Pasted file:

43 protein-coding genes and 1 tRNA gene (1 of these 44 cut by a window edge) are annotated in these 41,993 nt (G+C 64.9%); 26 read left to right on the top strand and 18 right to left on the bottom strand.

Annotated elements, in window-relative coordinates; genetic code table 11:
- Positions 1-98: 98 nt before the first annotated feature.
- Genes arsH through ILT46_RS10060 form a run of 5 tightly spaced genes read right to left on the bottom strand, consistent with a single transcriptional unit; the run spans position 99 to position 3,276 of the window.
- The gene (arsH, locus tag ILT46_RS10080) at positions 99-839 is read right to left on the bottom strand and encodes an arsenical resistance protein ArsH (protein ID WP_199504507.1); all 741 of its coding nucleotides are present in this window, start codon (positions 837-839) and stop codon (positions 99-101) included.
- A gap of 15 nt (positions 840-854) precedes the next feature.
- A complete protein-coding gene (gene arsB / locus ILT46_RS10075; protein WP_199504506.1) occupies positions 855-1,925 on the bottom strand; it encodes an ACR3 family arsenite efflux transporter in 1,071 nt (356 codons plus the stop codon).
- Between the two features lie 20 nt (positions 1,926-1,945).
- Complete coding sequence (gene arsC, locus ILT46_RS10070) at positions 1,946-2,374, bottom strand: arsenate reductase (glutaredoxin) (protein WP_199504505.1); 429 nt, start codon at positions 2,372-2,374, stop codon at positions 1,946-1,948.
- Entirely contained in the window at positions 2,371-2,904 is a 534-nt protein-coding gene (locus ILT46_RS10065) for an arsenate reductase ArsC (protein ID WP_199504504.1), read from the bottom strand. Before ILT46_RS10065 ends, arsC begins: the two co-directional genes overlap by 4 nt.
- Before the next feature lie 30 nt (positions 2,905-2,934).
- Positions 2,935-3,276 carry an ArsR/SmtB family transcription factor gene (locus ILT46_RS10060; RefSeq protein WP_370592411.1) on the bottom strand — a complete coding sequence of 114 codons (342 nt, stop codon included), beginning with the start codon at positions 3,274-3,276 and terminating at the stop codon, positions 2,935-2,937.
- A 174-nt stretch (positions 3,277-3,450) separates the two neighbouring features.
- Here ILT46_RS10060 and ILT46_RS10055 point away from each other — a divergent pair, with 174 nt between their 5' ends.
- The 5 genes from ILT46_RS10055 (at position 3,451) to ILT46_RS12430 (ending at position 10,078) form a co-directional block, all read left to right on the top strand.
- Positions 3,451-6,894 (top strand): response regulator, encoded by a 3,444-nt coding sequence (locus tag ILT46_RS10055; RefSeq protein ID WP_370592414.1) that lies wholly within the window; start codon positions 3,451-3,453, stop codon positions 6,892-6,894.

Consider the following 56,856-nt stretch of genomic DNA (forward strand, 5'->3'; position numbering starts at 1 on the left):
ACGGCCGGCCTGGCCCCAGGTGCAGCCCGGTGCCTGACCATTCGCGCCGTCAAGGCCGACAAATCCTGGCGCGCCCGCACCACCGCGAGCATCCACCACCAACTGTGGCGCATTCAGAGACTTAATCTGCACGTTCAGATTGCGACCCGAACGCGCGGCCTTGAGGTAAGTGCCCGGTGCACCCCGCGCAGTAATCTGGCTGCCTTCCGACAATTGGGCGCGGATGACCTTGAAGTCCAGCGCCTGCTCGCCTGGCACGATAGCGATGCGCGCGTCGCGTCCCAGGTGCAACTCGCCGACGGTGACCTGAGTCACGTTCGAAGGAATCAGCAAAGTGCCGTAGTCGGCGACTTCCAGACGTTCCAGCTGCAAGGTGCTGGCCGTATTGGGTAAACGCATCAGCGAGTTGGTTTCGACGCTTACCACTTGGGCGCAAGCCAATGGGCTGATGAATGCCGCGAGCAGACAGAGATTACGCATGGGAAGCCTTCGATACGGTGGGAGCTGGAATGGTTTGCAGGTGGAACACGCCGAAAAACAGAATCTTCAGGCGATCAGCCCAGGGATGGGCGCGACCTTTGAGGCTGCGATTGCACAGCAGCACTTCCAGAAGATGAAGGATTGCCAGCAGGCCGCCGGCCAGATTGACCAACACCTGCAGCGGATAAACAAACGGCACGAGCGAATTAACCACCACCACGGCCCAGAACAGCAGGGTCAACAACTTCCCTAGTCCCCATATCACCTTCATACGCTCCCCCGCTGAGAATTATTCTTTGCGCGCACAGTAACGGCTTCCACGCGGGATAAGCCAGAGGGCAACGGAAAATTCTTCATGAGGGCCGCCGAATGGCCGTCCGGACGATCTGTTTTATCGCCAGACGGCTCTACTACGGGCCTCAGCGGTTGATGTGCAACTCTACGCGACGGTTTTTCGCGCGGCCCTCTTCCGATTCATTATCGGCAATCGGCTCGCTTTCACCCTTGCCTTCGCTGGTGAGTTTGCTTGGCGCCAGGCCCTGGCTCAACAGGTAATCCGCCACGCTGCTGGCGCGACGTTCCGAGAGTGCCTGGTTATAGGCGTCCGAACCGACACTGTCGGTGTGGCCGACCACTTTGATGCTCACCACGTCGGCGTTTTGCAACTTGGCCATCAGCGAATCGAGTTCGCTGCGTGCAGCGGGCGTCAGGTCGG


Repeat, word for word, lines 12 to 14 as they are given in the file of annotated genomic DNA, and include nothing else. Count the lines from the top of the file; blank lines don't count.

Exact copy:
- Positions 2,935-3,276 carry an ArsR/SmtB family transcription factor gene (locus ILT46_RS10060; RefSeq protein WP_370592411.1) on the bottom strand — a complete coding sequence of 114 codons (342 nt, stop codon included), beginning with the start codon at positions 3,274-3,276 and terminating at the stop codon, positions 2,935-2,937.
- A 174-nt stretch (positions 3,277-3,450) separates the two neighbouring features.
- Here ILT46_RS10060 and ILT46_RS10055 point away from each other — a divergent pair, with 174 nt between their 5' ends.